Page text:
Le MondeThis is another sequel of Austerity: it slowly decimates Democracy. It first erodes the parties that traditional meet the philosophical aspirations of electors and then blocks the regular public polling process. Portugal is at crossroads, the most crucial moment since the 1974 revolution: a choice between Austerity or Democracy. Either way there will be a price to play.
Le Portugal face à l'échec de sa politique de rigueur
Anna Villechenon, 02-07-2013
Est-ce la fin de l'austérité à tout prix ? La démission, lundi 1er juillet, du ministre portugais des finances, a autant surpris qu'inquiété. D'abord surpris, car Vitor Gaspar était l'incarnation de la rigueur exigée par la troïka (Commission européenne, Banque centrale européenne et Fonds monétaire international), ce qui lui valait les satisfecit répétés de ses créanciers internationaux. Puis inquiété, car sans lui, la politique de Lisbonne en matière d'austérité risque quelque peu de s'assouplir, au grand dam de ses bailleurs de fonds.
M. Gaspar le reconnaît lui-même : malgré une application stricte des recommandations de la troïka, "la répétition des dérapages a miné ma crédibilité en tant que ministre des finances", a-t-il admis dans sa lettre de démission au premier ministre. Et d'avouer, à demi-mot, que l'austérité n'a pas suffi : "les niveaux de chômage [17,6 % en mai] et du chômage des jeunes sont très graves [42,1 % en mai]" et nécessitent une "réponse efficace et urgente au niveau européen et national".
Deutsche WellaThe impact of the extended winter of 2012/2013 is still here, with gas reserves across Europe far from recovering the extra draw-downs. As usual it is those at the end of the pipeline at higher risk. The UK cannot possibly make it through a winter like the last, and even a more normal winter is not guaranteed to go by without trouble.
Portugal: A bitter pill too far?
Of all the bailed-out countries in Europe, Portugal had been the 'good student' – taking the austerity medicine its lenders prescribe. The government took it even further. It doubled budget cuts and tax hikes in the first year after its bailout. But economists now say that may have backfired. "The prescription itself was wrong," said Arlindo Oliveira, who heads one of Lisbon's top universities. "The government took it too far, was too good of a student. And I think it was bad for Portugal and ultimately will be bad for Europe."
Oliveira has seen some academic departments gutted, as scholars leave for more stable jobs abroad. And he says austerity has done so much damage, Portugal may need a second bailout from Europe. "It certainly looks increasingly harder to pay the debt. So it looks like probably some additional measures will have to take place.".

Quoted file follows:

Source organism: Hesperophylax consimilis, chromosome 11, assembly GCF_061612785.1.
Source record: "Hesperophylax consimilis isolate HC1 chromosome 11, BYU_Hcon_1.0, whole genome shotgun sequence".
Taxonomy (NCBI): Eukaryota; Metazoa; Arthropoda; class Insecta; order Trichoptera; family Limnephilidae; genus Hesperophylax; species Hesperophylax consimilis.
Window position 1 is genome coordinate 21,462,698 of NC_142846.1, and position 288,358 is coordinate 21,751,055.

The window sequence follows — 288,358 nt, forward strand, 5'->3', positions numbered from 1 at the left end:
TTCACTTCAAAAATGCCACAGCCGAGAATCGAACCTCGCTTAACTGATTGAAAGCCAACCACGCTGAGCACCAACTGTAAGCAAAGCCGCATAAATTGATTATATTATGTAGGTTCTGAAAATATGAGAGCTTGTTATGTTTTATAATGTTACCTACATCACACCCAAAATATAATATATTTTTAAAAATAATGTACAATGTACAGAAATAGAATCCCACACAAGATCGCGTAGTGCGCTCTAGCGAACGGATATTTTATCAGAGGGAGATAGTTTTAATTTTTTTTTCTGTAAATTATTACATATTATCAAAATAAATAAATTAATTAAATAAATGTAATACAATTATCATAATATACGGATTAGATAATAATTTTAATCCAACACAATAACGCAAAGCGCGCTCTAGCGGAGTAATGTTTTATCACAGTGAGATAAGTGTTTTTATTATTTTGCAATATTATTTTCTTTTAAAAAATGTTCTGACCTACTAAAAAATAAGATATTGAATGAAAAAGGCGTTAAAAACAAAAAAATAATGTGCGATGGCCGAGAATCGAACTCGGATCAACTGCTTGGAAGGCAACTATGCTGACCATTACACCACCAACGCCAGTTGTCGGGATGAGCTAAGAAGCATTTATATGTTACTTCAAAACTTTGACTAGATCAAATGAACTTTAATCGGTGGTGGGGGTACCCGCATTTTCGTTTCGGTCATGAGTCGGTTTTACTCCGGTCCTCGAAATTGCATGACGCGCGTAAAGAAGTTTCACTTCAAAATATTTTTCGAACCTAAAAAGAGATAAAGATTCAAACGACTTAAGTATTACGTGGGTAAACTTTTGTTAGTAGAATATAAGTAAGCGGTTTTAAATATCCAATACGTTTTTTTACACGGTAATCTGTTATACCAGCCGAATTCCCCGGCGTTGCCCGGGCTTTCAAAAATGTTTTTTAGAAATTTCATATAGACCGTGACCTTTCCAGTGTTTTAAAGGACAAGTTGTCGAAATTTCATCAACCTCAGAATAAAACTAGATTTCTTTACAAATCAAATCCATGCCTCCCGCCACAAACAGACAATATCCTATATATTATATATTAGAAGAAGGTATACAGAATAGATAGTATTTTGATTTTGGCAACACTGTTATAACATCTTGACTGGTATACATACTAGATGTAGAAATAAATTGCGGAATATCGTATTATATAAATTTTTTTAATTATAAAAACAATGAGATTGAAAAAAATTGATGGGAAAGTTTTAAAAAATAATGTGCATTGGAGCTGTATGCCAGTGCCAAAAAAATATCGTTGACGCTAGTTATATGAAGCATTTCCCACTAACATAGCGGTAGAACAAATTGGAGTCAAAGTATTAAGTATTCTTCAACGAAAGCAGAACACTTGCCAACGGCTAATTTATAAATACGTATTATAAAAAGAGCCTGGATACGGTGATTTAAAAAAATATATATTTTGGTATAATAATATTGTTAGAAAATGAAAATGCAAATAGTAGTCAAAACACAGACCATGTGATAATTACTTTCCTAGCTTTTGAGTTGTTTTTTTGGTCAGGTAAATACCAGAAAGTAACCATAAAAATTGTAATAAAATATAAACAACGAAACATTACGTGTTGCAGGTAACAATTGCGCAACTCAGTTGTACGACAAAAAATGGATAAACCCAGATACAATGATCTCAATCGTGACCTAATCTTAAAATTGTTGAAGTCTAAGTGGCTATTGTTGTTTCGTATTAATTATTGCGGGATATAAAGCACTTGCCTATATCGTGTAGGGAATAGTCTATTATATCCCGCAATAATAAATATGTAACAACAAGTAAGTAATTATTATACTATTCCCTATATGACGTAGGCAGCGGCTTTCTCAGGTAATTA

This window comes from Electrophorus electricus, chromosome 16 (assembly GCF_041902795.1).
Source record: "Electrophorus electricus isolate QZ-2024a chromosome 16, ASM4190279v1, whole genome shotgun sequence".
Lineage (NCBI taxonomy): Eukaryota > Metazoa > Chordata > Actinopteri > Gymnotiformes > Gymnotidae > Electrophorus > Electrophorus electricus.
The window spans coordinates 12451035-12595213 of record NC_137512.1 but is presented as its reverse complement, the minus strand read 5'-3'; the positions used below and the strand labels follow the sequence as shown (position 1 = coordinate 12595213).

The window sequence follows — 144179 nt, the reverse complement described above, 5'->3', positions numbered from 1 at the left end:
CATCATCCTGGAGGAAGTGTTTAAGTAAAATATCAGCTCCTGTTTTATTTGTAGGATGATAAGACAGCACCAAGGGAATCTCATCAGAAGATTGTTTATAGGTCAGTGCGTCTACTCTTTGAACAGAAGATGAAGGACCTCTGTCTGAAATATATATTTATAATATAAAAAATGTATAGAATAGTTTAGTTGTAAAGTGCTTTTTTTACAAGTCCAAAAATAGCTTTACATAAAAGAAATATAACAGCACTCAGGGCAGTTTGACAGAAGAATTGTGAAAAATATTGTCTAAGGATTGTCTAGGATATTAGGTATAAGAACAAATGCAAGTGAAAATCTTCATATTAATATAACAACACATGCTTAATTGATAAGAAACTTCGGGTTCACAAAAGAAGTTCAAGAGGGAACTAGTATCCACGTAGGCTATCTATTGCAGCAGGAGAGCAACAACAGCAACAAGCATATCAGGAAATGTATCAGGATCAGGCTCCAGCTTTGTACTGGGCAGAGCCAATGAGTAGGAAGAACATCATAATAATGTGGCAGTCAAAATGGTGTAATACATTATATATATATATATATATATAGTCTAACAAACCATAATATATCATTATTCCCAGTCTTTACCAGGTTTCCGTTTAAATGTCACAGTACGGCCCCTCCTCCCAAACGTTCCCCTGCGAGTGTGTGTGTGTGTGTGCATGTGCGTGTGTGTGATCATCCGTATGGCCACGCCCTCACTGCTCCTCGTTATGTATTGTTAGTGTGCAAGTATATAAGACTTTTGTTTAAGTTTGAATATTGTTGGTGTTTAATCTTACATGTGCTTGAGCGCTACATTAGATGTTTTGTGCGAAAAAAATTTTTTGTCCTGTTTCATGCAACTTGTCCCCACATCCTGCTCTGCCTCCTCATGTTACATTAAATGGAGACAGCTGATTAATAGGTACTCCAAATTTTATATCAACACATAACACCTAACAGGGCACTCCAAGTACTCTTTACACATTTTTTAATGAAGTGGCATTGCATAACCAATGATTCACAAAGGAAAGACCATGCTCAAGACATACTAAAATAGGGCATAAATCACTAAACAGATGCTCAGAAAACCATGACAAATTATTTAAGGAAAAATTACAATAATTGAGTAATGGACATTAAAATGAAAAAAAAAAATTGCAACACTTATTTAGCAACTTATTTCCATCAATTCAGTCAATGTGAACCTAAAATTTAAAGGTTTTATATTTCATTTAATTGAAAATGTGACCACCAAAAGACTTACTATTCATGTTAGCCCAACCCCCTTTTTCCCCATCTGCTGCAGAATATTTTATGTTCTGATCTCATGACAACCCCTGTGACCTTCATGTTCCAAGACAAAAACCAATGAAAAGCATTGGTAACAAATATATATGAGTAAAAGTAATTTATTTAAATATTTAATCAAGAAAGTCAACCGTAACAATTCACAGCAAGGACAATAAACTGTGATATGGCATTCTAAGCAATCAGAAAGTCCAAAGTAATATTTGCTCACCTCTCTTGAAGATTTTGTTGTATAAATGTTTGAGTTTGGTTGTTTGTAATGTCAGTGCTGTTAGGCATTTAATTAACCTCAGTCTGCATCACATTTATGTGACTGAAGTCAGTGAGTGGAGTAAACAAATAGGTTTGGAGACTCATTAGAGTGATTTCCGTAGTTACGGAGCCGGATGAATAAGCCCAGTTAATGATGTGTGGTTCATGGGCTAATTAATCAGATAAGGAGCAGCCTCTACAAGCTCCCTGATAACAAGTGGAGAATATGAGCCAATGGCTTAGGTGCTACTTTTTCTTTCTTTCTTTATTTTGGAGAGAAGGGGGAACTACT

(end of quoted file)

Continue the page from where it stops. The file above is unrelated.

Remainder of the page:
A second bailout is not the only option, Nicolas Veron from the Bruegel Institute told DW. In theory, Portugal's partners have several instruments to make the adjustment process easier for the country, he said: "They can review the conditions, restructure the debt, restructure the payment." But that, he added, requires political willingness on the part of Europeans. Both Portugal and the Troika had hoped that the country could regain market access as early as mid-2014. "Now the timetable is a bit delayed. But it doesn't mean that they won't manage to exit the current assistance program phase."
The GuardianThe following bit of news went almost unnoticed, but is the most important piece of information on the Petroleum world in the last 2 years or so. Saudi Arabia is speeding its development of newer fields (read smaller fields) to substitute ageing areas (read large fields). In all likelihood this means that Ghawar, the largest petroleum reservoir ever found in the planet, is reaching its sunset. Wisely the Saudis are not going to hike total output, maintaining present levels for a few more years and postponing the day the kingdom will become a net importer. The time for OPEC to absorb market shocks seems rapidly coming to an end.
Growing risk of power blackouts within 18 months, says Ofgem
Terry Macalister, 27-06-2013
The risk of power blackouts in Britain within 18 months has doubled since a year ago, according to the energy watchdog.
Ofgem's warning increases pressure on the government to promote investment in infrastructure at a time when companies are closing gas- and coal-fired plants and consumers fear even higher bills.
Ed Davey, the energy secretary, said he was putting in place measures to counter the threat but admitted: "Without timely action there would be risks to security of supply."